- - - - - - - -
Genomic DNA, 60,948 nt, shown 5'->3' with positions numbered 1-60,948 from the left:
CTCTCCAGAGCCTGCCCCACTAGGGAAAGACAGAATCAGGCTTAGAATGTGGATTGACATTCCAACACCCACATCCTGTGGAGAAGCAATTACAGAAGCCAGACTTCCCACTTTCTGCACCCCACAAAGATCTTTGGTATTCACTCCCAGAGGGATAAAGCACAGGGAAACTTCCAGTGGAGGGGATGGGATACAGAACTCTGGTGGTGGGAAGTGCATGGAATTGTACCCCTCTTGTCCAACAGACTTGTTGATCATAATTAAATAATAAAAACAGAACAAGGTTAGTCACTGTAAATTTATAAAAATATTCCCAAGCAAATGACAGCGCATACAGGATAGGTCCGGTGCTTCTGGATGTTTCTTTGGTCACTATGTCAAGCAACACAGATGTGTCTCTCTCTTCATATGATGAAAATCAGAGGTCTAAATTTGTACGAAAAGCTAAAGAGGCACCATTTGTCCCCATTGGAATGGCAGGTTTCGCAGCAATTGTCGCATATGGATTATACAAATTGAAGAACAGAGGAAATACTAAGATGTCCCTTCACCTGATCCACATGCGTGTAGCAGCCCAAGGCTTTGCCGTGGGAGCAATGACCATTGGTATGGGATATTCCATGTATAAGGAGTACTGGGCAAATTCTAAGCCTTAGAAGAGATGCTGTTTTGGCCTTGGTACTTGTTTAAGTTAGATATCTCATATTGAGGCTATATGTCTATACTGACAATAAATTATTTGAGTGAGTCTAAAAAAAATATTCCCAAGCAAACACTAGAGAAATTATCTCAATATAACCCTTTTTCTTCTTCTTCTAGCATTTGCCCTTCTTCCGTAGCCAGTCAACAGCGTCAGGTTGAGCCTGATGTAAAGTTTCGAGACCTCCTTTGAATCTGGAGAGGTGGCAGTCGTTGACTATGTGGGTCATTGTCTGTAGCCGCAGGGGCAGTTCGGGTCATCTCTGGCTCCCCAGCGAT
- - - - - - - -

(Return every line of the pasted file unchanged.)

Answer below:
Genomic DNA, 60,948 nt, shown 5'->3' with positions numbered 1-60,948 from the left:
CTCTCCAGAGCCTGCCCCACTAGGGAAAGACAGAATCAGGCTTAGAATGTGGATTGACATTCCAACACCCACATCCTGTGGAGAAGCAATTACAGAAGCCAGACTTCCCACTTTCTGCACCCCACAAAGATCTTTGGTATTCACTCCCAGAGGGATAAAGCACAGGGAAACTTCCAGTGGAGGGGATGGGATACAGAACTCTGGTGGTGGGAAGTGCATGGAATTGTACCCCTCTTGTCCAACAGACTTGTTGATCATAATTAAATAATAAAAACAGAACAAGGTTAGTCACTGTAAATTTATAAAAATATTCCCAAGCAAATGACAGCGCATACAGGATAGGTCCGGTGCTTCTGGATGTTTCTTTGGTCACTATGTCAAGCAACACAGATGTGTCTCTCTCTTCATATGATGAAAATCAGAGGTCTAAATTTGTACGAAAAGCTAAAGAGGCACCATTTGTCCCCATTGGAATGGCAGGTTTCGCAGCAATTGTCGCATATGGATTATACAAATTGAAGAACAGAGGAAATACTAAGATGTCCCTTCACCTGATCCACATGCGTGTAGCAGCCCAAGGCTTTGCCGTGGGAGCAATGACCATTGGTATGGGATATTCCATGTATAAGGAGTACTGGGCAAATTCTAAGCCTTAGAAGAGATGCTGTTTTGGCCTTGGTACTTGTTTAAGTTAGATATCTCATATTGAGGCTATATGTCTATACTGACAATAAATTATTTGAGTGAGTCTAAAAAAAATATTCCCAAGCAAACACTAGAGAAATTATCTCAATATAACCCTTTTTCTTCTTCTTCTAGCATTTGCCCTTCTTCCGTAGCCAGTCAACAGCGTCAGGTTGAGCCTGATGTAAAGTTTCGAGACCTCCTTTGAATCTGGAGAGGTGGCAGTCGTTGACTATGTGGGTCATTGTCTGTAGCCGCAGGGGCAGTTCGGGTCATCTCTGGCTCCCCAGCGAT